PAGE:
Insurance Companies/Financial Institutions 4. The CIT franchise tax provides financial institutions with a tax base deduction for "the average daily book value of United States obligations and Michigan obligations." MCL 206.655(1). Does "

Yes, where the premiums and discounts are reflected in the book value of the U.S. obligations.

The CIT defines United States obligations as:

all obligations of the United States exempt from taxation under 31 USC 3124(a) or exempt under the United States constitution or any federal statute, including the obligations of any instrumentality or agency of the United States that are exempt from state or local taxation under the United States constitution or any statute of the United States. MCL 206.651(s).

Michigan obligation is defined as:

a bond, note, or other obligation issued by a governmental unit described in section 3 of the shared credit rating act, 1985 PA 227, MCL 141.1053. MCL 206.651(k).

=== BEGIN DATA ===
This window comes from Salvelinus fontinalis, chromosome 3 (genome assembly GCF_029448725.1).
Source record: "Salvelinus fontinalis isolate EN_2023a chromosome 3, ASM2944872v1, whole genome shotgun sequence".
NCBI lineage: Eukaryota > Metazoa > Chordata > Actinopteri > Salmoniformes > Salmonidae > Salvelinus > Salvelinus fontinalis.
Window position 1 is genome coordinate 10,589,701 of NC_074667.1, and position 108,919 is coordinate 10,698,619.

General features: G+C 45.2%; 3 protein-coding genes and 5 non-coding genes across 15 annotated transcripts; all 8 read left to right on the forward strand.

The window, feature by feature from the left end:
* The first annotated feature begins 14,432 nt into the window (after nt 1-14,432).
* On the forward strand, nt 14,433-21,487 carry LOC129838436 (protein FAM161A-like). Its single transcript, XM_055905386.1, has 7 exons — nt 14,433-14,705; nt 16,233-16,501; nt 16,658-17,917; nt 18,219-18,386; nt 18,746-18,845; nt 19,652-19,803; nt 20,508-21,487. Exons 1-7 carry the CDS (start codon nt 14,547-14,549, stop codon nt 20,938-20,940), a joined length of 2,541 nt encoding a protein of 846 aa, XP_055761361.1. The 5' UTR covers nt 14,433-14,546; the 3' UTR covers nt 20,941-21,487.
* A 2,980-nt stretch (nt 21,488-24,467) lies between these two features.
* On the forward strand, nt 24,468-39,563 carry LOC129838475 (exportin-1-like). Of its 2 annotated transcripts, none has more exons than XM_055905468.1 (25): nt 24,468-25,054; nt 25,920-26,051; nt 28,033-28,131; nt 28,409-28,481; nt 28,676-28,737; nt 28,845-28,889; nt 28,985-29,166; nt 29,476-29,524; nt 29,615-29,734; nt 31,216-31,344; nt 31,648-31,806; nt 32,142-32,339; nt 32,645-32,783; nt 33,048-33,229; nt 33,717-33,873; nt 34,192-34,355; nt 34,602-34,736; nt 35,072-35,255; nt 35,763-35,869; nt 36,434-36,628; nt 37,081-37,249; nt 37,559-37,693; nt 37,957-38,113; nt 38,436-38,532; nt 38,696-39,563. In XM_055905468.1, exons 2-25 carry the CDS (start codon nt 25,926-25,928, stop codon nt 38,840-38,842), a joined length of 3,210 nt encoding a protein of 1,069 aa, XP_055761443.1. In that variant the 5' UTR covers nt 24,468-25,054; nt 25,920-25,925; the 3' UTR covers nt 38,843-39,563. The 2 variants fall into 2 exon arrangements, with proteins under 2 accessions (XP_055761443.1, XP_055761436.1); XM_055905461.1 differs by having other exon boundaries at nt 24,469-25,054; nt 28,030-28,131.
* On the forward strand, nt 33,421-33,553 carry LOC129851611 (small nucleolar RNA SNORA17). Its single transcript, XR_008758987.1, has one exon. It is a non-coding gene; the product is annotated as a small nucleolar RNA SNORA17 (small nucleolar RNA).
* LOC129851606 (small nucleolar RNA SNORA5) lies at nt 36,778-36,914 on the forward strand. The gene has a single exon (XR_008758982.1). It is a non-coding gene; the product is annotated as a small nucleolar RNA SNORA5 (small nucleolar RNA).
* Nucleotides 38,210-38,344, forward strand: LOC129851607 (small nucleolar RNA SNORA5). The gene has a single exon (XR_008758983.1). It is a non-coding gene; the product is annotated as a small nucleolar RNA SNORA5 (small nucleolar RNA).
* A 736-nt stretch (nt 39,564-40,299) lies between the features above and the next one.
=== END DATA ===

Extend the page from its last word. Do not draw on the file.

“Average daily book value” is not a defined term in the CIT or the Federal IRC. “Book value” is commonly understood to be the value at which an asset is carried on the taxpayer’s balance sheet. Black’s Law Dictionary, 8th ed. Thus, in order to reach the average daily book value of U.S. obligations a financial institution will calculate the daily value of the obligation as it appears on the institution’s balance sheet and average this value over the days in the financial institution’s tax year. If the book value of the U.S. obligation is affected by premiums and discounts on the institution’s balance sheet then these amounts will also be included in the computation of average daily book value for purpose of the tax base calculation.